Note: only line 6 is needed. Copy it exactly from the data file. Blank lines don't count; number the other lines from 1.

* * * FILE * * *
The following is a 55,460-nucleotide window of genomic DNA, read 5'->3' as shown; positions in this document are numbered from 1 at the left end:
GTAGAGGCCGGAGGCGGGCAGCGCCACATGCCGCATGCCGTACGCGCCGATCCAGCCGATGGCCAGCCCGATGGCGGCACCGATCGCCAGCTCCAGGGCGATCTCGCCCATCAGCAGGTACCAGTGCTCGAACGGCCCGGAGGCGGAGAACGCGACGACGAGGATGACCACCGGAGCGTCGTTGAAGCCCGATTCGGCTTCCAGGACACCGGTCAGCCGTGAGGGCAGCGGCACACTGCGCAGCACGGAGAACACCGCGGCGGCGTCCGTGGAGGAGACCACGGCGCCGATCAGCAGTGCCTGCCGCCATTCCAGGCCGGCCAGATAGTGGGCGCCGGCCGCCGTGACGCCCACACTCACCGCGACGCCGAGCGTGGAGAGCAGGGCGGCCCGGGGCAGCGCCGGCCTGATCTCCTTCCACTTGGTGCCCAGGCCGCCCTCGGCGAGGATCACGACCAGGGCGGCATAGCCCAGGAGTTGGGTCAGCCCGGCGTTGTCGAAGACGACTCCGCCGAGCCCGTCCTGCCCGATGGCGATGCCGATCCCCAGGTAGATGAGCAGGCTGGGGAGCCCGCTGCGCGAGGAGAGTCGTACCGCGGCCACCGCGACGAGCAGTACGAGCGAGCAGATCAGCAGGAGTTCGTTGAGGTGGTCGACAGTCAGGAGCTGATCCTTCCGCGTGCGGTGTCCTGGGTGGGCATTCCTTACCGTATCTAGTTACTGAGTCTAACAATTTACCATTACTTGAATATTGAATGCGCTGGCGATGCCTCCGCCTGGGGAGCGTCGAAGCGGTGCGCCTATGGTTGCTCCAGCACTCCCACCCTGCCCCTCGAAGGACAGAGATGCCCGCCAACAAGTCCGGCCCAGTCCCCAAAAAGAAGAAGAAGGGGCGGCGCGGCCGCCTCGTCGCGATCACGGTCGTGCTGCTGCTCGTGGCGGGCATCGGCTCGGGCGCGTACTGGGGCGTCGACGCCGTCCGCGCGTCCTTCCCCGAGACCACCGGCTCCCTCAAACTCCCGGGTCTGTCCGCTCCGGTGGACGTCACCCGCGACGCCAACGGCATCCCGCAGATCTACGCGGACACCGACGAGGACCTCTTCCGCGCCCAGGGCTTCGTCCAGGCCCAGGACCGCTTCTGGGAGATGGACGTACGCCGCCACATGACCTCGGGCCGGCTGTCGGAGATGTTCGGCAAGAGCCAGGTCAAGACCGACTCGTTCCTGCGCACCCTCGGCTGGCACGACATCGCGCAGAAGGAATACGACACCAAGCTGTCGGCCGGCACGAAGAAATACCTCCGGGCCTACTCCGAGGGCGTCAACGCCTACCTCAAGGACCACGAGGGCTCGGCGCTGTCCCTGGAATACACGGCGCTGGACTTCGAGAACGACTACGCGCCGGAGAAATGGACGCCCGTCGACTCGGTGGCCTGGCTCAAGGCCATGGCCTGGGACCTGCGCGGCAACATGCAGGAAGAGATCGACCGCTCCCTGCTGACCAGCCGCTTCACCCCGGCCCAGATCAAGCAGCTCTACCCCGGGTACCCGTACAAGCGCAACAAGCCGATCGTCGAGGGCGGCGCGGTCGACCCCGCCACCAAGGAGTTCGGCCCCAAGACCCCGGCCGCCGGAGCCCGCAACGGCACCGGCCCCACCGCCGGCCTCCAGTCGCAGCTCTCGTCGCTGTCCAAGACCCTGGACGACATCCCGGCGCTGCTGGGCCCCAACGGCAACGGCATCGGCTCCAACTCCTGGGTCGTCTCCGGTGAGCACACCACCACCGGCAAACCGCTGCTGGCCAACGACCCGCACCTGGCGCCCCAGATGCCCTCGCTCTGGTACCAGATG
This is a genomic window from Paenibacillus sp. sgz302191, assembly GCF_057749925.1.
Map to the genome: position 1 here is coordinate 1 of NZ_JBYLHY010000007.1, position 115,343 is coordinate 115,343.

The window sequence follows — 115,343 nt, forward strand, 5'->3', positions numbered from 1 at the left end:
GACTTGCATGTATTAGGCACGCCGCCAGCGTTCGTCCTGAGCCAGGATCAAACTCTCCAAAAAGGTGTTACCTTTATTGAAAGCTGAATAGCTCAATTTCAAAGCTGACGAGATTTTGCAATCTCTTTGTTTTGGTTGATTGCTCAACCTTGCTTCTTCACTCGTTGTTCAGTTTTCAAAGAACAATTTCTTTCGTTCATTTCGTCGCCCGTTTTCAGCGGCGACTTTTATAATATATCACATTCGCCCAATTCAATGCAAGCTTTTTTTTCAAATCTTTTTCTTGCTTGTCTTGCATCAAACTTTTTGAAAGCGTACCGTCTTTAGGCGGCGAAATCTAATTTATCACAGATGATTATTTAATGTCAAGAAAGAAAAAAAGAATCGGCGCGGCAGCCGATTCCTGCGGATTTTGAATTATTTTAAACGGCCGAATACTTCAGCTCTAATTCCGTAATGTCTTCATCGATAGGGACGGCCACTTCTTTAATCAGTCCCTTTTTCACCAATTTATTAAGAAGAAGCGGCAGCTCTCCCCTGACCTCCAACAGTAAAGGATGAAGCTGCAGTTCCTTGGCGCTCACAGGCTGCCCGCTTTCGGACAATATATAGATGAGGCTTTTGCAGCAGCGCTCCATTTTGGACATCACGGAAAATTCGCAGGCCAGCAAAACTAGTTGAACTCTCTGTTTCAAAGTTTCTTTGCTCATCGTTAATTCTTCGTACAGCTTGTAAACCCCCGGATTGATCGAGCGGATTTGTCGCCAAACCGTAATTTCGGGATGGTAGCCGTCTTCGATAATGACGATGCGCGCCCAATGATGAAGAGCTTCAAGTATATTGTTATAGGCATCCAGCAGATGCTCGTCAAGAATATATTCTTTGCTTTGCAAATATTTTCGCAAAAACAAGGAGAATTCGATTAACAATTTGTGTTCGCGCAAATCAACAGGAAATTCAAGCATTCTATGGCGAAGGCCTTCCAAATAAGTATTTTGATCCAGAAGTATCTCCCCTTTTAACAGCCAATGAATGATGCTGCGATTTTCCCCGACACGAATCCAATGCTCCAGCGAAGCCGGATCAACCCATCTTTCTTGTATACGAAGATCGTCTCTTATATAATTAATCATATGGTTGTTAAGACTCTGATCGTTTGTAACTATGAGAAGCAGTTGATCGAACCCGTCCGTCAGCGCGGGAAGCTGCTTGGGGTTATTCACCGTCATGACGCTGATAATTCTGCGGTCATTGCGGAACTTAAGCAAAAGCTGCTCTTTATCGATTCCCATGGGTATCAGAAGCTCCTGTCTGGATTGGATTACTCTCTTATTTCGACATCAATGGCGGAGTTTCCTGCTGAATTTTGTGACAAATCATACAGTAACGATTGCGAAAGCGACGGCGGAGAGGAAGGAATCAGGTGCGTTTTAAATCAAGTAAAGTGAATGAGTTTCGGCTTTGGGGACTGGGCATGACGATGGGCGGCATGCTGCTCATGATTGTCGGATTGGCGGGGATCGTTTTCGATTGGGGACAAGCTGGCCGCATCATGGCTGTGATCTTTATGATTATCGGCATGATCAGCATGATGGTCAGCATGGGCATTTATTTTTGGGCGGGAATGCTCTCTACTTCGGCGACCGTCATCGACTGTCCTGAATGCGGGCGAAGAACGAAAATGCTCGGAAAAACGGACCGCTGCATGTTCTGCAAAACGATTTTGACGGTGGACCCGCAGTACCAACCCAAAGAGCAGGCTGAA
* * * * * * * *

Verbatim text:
GACTTGCATGTATTAGGCACGCCGCCAGCGTTCGTCCTGAGCCAGGATCAAACTCTCCAAAAAGGTGTTACCTTTATTGAAAGCTGAATAGCTCAATTTCAAAGCTGACGAGATTTTGCAATCTCTTTGTTTTGGTTGATTGCTCAACCTTGCTTCTTCACTCGTTGTTCAGTTTTCAAAGAACAATTTCTTTCGTTCATTTCGTCGCCCGTTTTCAGCGGCGACTTTTATAATATATCACATTCGCCCAATTCAATGCAAGCTTTTTTTTCAAATCTTTTTCTTGCTTGTCTTGCATCAAACTTTTTGAAAGCGTACCGTCTTTAGGCGGCGAAATCTAATTTATCACAGATGATTATTTAATGTCAAGAAAGAAAAAAAGAATCGGCGCGGCAGCCGATTCCTGCGGATTTTGAATTATTTTAAACGGCCGAATACTTCAGCTCTAATTCCGTAATGTCTTCATCGATAGGGACGGCCACTTCTTTAATCAGTCCCTTTTTCACCAATTTATTAAGAAGAAGCGGCAGCTCTCCCCTGACCTCCAACAGTAAAGGATGAAGCTGCAGTTCCTTGGCGCTCACAGGCTGCCCGCTTTCGGACAATATATAGATGAGGCTTTTGCAGCAGCGCTCCATTTTGGACATCACGGAAAATTCGCAGGCCAGCAAAACTAGTTGAACTCTCTGTTTCAAAGTTTCTTTGCTCATCGTTAATTCTTCGTACAGCTTGTAAACCCCCGGATTGATCGAGCGGATTTGTCGCCAAACCGTAATTTCGGGATGGTAGCCGTCTTCGATAATGACGATGCGCGCCCAATGATGAAGAGCTTCAAGTATATTGTTATAGGCATCCAGCAGATGCTCGTCAAGAATATATTCTTTGCTTTGCAAATATTTTCGCAAAAACAAGGAGAATTCGATTAACAATTTGTGTTCGCGCAAATCAACAGGAAATTCAAGCATTCTATGGCGAAGGCCTTCCAAATAAGTATTTTGATCCAGAAGTATCTCCCCTTTTAACAGCCAATGAATGATGCTGCGATTTTCCCCGACACGAATCCAATGCTCCAGCGAAGCCGGATCAACCCATCTTTCTTGTATACGAAGATCGTCTCTTATATAATTAATCATATGGTTGTTAAGACTCTGATCGTTTGTAACTATGAGAAGCAGTTGATCGAACCCGTCCGTCAGCGCGGGAAGCTGCTTGGGGTTATTCACCGTCATGACGCTGATAATTCTGCGGTCATTGCGGAACTTAAGCAAAAGCTGCTCTTTATCGATTCCCATGGGTATCAGAAGCTCCTGTCTGGATTGGATTACTCTCTTATTTCGACATCAATGGCGGAGTTTCCTGCTGAATTTTGTGACAAATCATACAGTAACGATTGCGAAAGCGACGGCGGAGAGGAAGGAATCAGGTGCGTTTTAAATCAAGTAAAGTGAATGAGTTTCGGCTTTGGGGACTGGGCATGACGATGGGCGGCATGCTGCTCATGATTGTCGGATTGGCGGGGATCGTTTTCGATTGGGGACAAGCTGGCCGCATCATGGCTGTGATCTTTATGATTATCGGCATGATCAGCATGATGGTCAGCATGGGCATTTATTTTTGGGCGGGAATGCTCTCTACTTCGGCGACCGTCATCGACTGTCCTGAATGCGGGCGAAGAACGAAAATGCTCGGAAAAACGGACCGCTGCATGTTCTGCAAAACGATTTTGACGGTGGACCCGCAGTACCAACCCAAAGAGCAGGCTGAA